Indeed, the distinct contradiction which Holinshed makes to the report that the duke had again proclaimed his daughter as queen, was evidently directed against bishop Cooper's assertion, [4] though he is not mentioned by name. This contradiction is given both by Holinshed and Stowe, as follows: "Where some have written, that he shoulde at his last going downe into the countrey make proclamation in his daughter's name, that is not so; for whereas he stoode by in Leicester, when by his commaundement the proclamation was there made against the queenes maryage with the prince of Spain, &c. master Damport, [5] then maior of that towne, said to him, 'My lord, I trust your grace meaneth no hurt to the queenes majesty' 'No,' saith he, 'master maior,' laying his hand on his sword, 'he that would her any hurt, I would this sword were through his heart; for she is the mercifullest prince, as I have truly founde her, that ever reigned, in whose defence I am, and will be, readie to die at her foote."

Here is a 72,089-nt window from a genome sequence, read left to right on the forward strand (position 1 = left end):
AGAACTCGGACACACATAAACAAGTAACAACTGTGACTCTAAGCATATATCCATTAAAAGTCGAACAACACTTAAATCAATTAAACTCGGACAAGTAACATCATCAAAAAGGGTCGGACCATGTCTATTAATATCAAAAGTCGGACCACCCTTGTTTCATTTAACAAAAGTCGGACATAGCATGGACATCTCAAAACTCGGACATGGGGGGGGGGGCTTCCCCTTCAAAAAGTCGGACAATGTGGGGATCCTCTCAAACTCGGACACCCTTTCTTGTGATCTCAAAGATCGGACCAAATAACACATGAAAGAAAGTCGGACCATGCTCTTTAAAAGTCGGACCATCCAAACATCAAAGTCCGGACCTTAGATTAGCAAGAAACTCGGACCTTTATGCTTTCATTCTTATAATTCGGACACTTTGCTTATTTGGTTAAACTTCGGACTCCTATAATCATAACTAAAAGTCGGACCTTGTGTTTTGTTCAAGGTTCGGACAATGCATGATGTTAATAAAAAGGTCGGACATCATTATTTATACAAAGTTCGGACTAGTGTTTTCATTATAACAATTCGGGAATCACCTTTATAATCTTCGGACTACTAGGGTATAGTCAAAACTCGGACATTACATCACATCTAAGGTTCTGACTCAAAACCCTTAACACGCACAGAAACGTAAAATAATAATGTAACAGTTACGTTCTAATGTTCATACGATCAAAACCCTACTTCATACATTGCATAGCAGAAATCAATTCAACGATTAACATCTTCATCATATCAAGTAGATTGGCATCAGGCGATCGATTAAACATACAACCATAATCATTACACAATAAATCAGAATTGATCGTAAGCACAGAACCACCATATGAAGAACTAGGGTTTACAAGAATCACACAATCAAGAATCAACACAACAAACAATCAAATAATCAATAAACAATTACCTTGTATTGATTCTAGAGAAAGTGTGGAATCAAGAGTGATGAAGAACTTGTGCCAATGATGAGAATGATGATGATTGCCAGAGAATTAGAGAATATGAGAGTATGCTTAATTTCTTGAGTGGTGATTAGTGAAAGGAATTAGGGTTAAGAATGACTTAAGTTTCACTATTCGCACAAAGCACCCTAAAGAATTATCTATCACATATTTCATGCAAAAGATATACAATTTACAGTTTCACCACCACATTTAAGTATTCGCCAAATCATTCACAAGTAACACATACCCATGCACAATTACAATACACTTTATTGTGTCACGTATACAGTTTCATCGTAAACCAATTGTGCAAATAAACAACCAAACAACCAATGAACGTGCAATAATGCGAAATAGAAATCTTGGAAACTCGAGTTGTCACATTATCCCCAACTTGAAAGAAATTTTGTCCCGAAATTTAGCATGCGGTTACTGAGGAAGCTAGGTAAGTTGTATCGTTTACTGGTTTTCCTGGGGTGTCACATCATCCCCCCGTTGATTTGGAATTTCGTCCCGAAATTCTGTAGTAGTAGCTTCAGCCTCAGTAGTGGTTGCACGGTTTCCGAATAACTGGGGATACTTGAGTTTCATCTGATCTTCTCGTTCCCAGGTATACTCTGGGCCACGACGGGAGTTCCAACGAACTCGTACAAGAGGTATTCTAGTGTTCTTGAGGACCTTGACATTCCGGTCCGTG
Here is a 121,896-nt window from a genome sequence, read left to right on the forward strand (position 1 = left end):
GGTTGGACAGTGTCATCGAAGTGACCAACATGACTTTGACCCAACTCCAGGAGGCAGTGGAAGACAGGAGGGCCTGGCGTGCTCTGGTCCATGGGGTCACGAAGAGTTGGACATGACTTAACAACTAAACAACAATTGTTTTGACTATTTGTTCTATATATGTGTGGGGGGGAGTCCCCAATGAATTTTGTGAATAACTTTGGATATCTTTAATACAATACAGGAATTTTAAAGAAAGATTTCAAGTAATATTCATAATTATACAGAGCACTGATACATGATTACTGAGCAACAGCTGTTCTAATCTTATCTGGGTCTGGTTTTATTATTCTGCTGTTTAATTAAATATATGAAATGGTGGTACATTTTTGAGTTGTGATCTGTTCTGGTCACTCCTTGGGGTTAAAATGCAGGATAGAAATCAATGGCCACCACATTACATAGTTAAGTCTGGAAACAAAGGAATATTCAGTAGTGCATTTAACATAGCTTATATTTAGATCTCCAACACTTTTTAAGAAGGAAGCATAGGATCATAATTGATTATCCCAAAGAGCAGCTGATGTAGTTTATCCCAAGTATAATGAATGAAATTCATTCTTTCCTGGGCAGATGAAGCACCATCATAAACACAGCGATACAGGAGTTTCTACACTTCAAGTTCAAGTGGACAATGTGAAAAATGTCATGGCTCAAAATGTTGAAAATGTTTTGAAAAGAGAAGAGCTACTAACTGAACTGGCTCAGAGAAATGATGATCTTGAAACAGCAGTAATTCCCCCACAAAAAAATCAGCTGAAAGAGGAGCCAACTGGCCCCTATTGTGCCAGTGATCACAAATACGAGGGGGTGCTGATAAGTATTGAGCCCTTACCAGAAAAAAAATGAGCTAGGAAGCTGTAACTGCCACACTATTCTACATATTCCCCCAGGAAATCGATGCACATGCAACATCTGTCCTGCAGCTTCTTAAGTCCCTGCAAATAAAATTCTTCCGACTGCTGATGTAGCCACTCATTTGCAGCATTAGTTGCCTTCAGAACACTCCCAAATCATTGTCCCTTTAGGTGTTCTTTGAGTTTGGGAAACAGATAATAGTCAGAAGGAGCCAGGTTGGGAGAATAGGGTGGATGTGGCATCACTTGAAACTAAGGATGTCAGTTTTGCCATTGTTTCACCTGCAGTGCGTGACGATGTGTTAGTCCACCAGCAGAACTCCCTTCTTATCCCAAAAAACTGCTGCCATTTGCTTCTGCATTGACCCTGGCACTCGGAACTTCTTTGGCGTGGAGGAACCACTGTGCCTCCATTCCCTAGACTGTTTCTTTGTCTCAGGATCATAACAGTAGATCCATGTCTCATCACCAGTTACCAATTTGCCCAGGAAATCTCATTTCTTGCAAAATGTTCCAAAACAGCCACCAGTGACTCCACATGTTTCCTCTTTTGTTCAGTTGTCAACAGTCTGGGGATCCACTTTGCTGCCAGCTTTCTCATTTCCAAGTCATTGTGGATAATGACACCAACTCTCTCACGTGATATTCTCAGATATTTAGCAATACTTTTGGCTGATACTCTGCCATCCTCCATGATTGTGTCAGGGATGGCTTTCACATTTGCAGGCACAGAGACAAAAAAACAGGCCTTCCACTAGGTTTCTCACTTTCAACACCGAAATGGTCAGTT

Holinshed correctly says, that the duke, "in the towne of Leycester and other places, [6] caused proclamation to be made in semblable wyse as sir Thomas Wiat had done, against the queenes matche, which she ment to make with the sayd king of Spain, but fewe there were that woulde willingly harken thereto.